Scientist have reason to believe pollution particles can travel through the lungs and into pregnant women’s placentas, potentially reaching their fetuses, CNN reports.
The placenta is an organ that attaches itself to the womb during pregnancy and attaches the mother to the fetus. The organ is crucial to the fetus’ health. It lets oxygen and nutrients pass through a mother’s bloodstream to the fetus through the umbilical cord, and filters out any waste.
How exactly air pollution enters a pregnant woman’s womb wasn't very well understood, until now.
The European Respiratory Society International Congress in Pariscame across sooty particles in the placentas of five non-smoking pregnant women living in London who planned to deliver healthy babies and volunteered to have researchers look at their placentas after their planned cesarean sections.
Turns out the city full of vehicle traffic pollution was onto something, when it announced the implementation of carbon-sucking technologies in January. Carbon in the atmosphere hit an 800,000 year high in 2016.
Figuring out that air pollution travels through a mother’s blood system after it’s inhaled is a huge breakthrough.
Although a small study, the report makes a clearer connection between a mother’s exposure to air pollution, infant mortality, premature birth, and low birth rate. The risk is much higher for mothers living in cities where they come into contact with more vehicle pollution.
Researchers aren’t sure if the particles they found can move into the fetus, but Dr. Norrice Liu, who worked on the study, said in a statement that it’s not out of the realm of possibility.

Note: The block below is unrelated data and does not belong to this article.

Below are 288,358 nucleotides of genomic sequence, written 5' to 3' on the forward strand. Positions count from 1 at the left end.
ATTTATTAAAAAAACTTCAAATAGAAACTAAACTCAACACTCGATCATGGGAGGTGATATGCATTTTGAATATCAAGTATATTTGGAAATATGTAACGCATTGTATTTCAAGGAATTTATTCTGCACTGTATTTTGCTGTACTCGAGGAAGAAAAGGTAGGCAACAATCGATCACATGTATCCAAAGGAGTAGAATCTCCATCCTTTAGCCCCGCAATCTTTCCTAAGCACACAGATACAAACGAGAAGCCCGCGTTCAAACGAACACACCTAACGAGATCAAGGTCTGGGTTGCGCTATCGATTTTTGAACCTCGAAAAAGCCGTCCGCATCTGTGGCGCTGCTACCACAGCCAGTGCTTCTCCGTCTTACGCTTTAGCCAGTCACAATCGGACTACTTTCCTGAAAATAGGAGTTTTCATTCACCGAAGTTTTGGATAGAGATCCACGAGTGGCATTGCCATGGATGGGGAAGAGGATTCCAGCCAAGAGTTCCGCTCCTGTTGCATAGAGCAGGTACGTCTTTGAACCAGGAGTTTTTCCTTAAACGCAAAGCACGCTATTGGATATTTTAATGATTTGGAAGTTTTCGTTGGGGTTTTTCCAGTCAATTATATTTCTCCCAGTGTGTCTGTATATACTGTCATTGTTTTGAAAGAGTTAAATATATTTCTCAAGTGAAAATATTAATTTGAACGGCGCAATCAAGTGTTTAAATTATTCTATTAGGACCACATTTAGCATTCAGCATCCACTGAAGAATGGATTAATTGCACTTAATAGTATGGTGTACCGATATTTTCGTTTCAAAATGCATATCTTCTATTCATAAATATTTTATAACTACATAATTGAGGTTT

There’s no doubt that once air pollution comes into contact with a fetus it can affect development, childbirth, and a child’s life outside the womb through the rest of their life, according to Dr. Lisa Miyashita of Queen Mary University of London, who contributed to the report.
This study only adds to the endless list of negative health side effects of air pollution. A study published in August found that, in addition to killing 6.5 million people per year, it destroys intelligence.
All signs point to the need to limit air pollution, especially if it affects children’s quality of life before they’re even born. A UNICEF report published in 2017 also found almost 17 million babies under the age of one live in areas where pollution is at last six times higher than international limits.
"It is clear that current regulatory air pollution levels are not sufficiently protecting pregnant women and their unborn babies and this needs to be urgently addressed by policy makers to improve public health," Dr. Mireille Toledano, chair in Perinatal and Paediatric Environmental Epidemiology at Imperial College London, told CNN.